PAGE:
We use our Bank Rate to influence the interest rates that banks and building societies offer their customers.
We can do this because Bank Rate is the interest we pay to banks, building societies and financial institutions who hold reserve accounts with us.
So when we raise Bank Rate, banks will usually increase how much they charge on loans and the interest they offer on savings. This tends to discourage businesses from taking out loans to finance investment, and to encourage people to save rather than spend. As a result, there is less demand for goods and people spend less.
The opposite happens when we reduce Bank Rate. Banks cut the rates they offer on loans and savings. That usually results in people spending more.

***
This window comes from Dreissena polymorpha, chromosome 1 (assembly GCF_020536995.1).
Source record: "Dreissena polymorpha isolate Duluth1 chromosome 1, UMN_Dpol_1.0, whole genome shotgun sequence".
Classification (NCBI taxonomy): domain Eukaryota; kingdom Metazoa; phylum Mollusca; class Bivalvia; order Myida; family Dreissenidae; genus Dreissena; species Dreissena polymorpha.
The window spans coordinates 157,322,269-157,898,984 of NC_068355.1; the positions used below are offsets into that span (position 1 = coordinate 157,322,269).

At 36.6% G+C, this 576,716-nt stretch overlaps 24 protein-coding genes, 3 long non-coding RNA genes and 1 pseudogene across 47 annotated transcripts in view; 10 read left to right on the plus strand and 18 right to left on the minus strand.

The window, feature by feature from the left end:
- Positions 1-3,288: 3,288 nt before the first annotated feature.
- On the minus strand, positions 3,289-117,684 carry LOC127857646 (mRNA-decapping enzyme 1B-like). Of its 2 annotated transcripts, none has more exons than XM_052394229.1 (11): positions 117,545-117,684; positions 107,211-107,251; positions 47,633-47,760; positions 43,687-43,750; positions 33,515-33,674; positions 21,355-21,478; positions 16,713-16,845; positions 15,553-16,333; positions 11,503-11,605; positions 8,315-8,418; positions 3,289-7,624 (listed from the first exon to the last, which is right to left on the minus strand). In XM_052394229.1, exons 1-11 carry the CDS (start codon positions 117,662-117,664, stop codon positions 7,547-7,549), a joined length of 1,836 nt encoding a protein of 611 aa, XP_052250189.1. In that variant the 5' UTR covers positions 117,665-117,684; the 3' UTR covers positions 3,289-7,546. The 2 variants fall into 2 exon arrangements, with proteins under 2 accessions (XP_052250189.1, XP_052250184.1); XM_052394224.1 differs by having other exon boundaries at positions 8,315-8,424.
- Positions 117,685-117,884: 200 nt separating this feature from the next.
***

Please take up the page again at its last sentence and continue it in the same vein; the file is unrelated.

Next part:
But our actions also affect other things. When we increase rates it can affect a business’s decision to take on more staff. So we must also think about what impact our decisions will have on jobs.
Bank Rate is the interest rate we pay to commercial banks that hold money with us (this includes all major banks in the UK).
By changing Bank Rate we can influence how much interest these banks charge (or pay) their customers.
The main reason we change Bank Rate is to make sure the cost of things you buy (eg food, electricity and transport) doesn’t rise (or fall) too quickly.
As a central bank, we can use our Bank Rate to influence other UK interest rates. How high (or low) interest rates are affects how much prices rise over time (inflation).
Central banks usually change their bank rates by 0.25% but we can change the Bank Rate by as little or as much as we need to.
We don’t want inflation too close to zero because people may put off buying things if they think prices will go down. If many people did that, it, could lead to deflation which isn’t good for the economy. So having a target of 2% means we are more likely to avoid deflation than if our target was 1%, for instance.